KAPAA — The Feast of Our Holy Sovereigns traditionally takes place during the Emmalani Festival, which remembers Queen Emma’s visit to Kauai in 1871.
“The sanctuary was being worked on during that time in October,” the Rev. Ryan Newman of the All Saints’ Episcopal Church said Sunday.
“We just opened the sanctuary last week, and decided this was the time to hold the Feast of Our Holy Sovereigns. We were going to do the service in the All Saints’ Gym, but we decided to wait.”
An overflow audience, with members of the Hawaiian benevolent societies — including the Royal Order of Kamehameha I, ‘Ahahui Ka‘ahumanu, Hale O Na Ali‘i, and the Daughters of Hawaii — filled the Kapaa church.
The service paid tribute to Queen Emma and King Kamehameha IV, both individuals “living beyond their baptism,” Newman said.
“We still have the pipe organ to install,” said Wayne Doliente, a church member. “The organ is being constructed in California, and should be installed in 2018.”
Queen Emma and King Kamehameha IV invited the Church of England to visit Hawaii, and the Episcopal Church in Hawaii was chartered in 1862 under the laws of the Kingdom of Hawaii.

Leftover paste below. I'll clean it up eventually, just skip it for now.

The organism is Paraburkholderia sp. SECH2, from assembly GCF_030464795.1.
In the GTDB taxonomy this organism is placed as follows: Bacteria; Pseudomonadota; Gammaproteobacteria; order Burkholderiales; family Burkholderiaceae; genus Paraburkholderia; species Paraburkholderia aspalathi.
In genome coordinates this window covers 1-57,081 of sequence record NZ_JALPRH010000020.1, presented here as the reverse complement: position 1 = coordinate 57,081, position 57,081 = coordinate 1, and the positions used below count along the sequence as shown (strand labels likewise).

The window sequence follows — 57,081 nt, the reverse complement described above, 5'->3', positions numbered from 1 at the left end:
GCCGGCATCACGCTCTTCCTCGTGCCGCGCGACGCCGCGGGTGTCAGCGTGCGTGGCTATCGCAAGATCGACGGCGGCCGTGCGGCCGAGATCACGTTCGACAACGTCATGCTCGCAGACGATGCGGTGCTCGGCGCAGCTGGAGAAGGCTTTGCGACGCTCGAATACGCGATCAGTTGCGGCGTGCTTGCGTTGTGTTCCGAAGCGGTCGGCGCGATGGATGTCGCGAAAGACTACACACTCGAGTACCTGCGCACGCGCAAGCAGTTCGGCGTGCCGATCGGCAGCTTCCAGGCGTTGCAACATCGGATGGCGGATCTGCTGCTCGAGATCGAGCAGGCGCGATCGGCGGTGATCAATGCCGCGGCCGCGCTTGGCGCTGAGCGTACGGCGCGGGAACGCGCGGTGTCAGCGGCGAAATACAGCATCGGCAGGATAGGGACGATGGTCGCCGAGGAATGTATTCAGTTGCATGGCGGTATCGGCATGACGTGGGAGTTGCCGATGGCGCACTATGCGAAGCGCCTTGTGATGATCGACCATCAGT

The king and queen supported the church’s presence throughout the Hawaiian Islands with gifts of land, including the land on which All Saints’ Church calls home.
“We were really lucky because we got two plants from the spider lily collection at the queen’s summer palace on Oahu,” said Pam Chock of the Daughters of Hawaii. “One will go into the church’s garden, and I get to add the second one to my collection at home.”
As a church of the Episcopal Diocese of Hawaii, All Saints’ is a member of the worldwide Anglican Communion that joins together more than 70 million members in 163 countries. The All Saints’ church was founded as Kauai’s first mission of the Episcopal Church in 1924 at Kealia. It moved to its present location in 1925.